on home in temporary places

Photo: author’s archive.

„Originally home meant the center of the world—not in a geographical, but in an ontological sense. Mircea Eliade has demonstrated how the home was the place from which the world could be founded. A home was established, as he says, “at the heart of the real.” In traditional societies, everything that made sense of the world was real; the surrounding chaos existed and was threatening, but it was threatening because it was unreal. Without a home at the center of the real, one was not only shelterless but also lost in nonbeing, in unreality. Without a home everything was fragmentation.​

Home was the center of the world because it was the place where a vertical line crossed with a horizontal one. The vertical line was a path leading upwards to the sky and downwards to the underworld. The horizontal line represented the traffic of the world, all the possible roads leading across the earth to other places. Thus, at home, one was nearest to the gods in the sky and to the dead of the underworld. This nearness promised access to both. And at the same time, one was at the starting point and, hopefully, the returning point of all terrestrial journeys. [1]

During the last few years, as I kept spending a large amount of time in new cities, all by myself in someone else’s apartments and rented rooms, during longer stays that offered to build some kind of a relation with a place, I started contemplating the verticality of home. Not as an archaic line connecting the man with heaven and hell, but as little, mundane moments that would cut across the horizon of my days, wide open and unpredictable.

One autumn day last year, as I was leaving my temporary, rented apartment in Lisbon, I thought: I conquered the door. After one week, I finally managed to close it with an unexpected ease. You know, the moment when you got it right. Which key goes where, how hard to pull and where to push so that the lock clicks with ease.

It was the day when the door finally stopped resisting, when the departure from and return to the house went smoothly. The day when my movements – my body – and my new surroundings began to collaborate. The moment when the place offered an inkling of home.

In Nida, it was not the door – it was an empty bean can placed in between them.

Bratislava – Vienna – Riga – Klaipéda – Smiltyné – Nida. An airplane, buses, ferry. After almost 19 hours journey, feeling starved to death, I bought a can of red beans at the local supermarket, the only one in the village, and prepared my first meal.

The kitchen had no windows, just doors that led to the patio, and they wouldn’t stay open. A few days later, when I felt the need to invent some sort of a ventilation system, I reached for the empty bean can, resting on the kitchen counter. It fit perfectly into the tight embrace of the door hinges, that would pressed it with their weight. Thus the bean can got a solid afterlife. We spent the following two months together – me and the can, whose metal body remembered the imprint of the door, quietly waiting for the next embrace. An improvised design of a temporary home.

I realised that there was something more to the act of placing an empty can inside the door frame, something beyond pure functionality. What might initially seem as a pragmatic and temporary solution had gained a new, almost symbolic meaning as the time passed. It was one of those subtle moments, a feeling of home in a temporary place. A moment of alignment with a space, a way, a gesture that allows us to take over a place, if only for a brief time – often even before we realise it. Tin can in the door. Postcard on the wall. First affair with a place. Trace after trace, creating the verticality of home.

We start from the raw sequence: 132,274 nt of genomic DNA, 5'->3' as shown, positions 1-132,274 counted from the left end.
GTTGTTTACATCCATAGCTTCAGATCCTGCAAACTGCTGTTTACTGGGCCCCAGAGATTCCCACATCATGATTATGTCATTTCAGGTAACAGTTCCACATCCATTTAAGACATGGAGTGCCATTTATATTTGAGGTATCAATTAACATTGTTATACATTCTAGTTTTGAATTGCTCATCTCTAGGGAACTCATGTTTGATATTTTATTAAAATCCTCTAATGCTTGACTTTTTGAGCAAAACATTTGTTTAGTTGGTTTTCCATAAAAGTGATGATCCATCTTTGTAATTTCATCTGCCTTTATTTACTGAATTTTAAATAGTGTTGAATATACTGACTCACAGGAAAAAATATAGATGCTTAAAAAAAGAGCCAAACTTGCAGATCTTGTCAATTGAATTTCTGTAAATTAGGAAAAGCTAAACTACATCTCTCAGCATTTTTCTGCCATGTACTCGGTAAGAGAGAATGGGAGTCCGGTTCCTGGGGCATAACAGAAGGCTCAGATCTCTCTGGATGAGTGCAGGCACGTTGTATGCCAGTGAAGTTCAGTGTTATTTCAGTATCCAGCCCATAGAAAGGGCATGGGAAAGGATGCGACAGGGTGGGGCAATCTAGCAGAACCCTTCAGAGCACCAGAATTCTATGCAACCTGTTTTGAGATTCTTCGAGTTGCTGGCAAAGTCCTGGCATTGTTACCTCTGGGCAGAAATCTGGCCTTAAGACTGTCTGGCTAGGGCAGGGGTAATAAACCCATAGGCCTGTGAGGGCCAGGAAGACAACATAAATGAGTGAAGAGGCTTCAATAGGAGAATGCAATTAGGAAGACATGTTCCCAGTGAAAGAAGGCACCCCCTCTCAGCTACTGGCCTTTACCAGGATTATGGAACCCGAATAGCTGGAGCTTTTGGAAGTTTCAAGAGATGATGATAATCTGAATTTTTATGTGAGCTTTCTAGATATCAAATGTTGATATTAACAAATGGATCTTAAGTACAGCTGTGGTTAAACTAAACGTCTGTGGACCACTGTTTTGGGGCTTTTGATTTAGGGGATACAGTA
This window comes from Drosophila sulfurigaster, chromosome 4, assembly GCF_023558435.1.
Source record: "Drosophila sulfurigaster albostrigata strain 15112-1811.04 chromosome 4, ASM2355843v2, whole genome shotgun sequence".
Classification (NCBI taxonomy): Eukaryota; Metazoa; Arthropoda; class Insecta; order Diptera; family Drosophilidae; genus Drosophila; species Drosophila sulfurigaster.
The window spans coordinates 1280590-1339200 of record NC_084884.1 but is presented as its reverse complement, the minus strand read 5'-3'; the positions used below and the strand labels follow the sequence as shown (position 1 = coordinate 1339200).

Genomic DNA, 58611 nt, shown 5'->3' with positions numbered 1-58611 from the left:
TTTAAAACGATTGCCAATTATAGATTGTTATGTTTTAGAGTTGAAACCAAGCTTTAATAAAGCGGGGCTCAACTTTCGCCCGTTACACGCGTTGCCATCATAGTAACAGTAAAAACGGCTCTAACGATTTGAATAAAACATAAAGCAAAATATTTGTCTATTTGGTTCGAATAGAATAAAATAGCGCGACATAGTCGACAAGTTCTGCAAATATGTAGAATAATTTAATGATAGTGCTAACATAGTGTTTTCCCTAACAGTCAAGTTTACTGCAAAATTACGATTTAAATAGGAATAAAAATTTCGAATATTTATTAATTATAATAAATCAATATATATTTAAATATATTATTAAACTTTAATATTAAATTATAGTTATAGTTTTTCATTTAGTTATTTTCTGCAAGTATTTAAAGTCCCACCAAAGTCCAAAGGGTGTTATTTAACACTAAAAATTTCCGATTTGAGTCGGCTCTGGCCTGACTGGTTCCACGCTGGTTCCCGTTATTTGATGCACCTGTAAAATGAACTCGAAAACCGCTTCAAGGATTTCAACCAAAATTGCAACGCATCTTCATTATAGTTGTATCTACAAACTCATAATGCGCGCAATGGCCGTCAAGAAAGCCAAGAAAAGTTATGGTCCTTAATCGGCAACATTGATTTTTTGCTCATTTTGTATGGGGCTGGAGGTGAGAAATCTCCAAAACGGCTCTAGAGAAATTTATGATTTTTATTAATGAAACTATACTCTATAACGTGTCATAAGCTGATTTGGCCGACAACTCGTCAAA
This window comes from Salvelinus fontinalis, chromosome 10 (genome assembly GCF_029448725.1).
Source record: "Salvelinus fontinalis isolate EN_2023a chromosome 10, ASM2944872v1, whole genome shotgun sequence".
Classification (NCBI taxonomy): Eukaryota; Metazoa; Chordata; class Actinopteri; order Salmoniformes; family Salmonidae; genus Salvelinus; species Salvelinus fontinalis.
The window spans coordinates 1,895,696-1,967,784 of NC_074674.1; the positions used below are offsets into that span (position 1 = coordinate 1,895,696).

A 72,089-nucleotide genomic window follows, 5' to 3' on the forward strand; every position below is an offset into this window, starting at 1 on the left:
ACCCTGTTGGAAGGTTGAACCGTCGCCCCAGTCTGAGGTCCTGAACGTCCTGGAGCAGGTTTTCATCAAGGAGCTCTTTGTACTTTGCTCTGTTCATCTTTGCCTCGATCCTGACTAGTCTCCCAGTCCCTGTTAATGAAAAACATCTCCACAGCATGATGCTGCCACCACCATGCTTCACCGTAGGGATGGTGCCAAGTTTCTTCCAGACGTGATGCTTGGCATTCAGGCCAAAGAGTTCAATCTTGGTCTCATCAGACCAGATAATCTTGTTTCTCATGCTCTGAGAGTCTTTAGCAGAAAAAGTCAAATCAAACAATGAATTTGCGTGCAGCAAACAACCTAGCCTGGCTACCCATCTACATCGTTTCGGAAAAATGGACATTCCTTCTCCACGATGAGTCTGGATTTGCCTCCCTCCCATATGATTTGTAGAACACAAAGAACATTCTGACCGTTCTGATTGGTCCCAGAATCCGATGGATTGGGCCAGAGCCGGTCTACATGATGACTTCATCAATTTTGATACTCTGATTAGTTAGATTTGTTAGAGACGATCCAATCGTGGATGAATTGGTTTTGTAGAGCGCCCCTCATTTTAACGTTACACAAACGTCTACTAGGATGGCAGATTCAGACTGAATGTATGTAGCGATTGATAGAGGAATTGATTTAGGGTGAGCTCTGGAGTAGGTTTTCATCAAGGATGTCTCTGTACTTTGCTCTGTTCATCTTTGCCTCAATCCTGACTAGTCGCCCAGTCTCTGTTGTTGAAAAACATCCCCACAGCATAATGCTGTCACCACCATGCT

In the Mongolian nomadic culture, the household has a precise physical arrangement that contrasts strongly to the constant change of place. Yurt is the centerpiece of the universe and, by its arrangement, it also embodies a microcosm. The entrance is oriented to the south, while the north interior is a special place reserved for sacred objects and honoured guests. The western side is intended for men and their hunting equipment, the eastern side is occupied by women and the kitchen. The internal division of the yurt is given, unchangeable, and the same for each family. The kitchen layout is also subject to a precise system. If a Mongolian woman visits another “household”, she will confidently reach for salt, as she knows exactly where she will find it.

A home, permanent or temporary, is not bound exclusively to the physical place, and solely to its physical interior that we are occupying. The essence of home is, more than anything, a system of customs and relationships in which they develop. The principle of repetition, of a ritual.
A notion home can therefore materialize in a window from which you observe the habits of others. Knowing that your neighbor will go out for a walk at a certain hour. Observing a tree crown changing throughout the year.

The moments in which we experience our relationship with a place are recognized and built inside our own interior, in our mental landscape. Over time, the vertical line may cross the horizontal, a ritual falls into it place. Over time, these moments form patterns that help us navigate one’s transient being in the world, in chaos.
To lie down on the floor of your apartment, feeling your body touching the firm ground, letting the verticality of your home pass through you.

Author unknown, source: internet.

[1] John Berger: Our faces, my dear, brief as photos. 1992
9 / 1 / 2020
by Katarína Poliačiková
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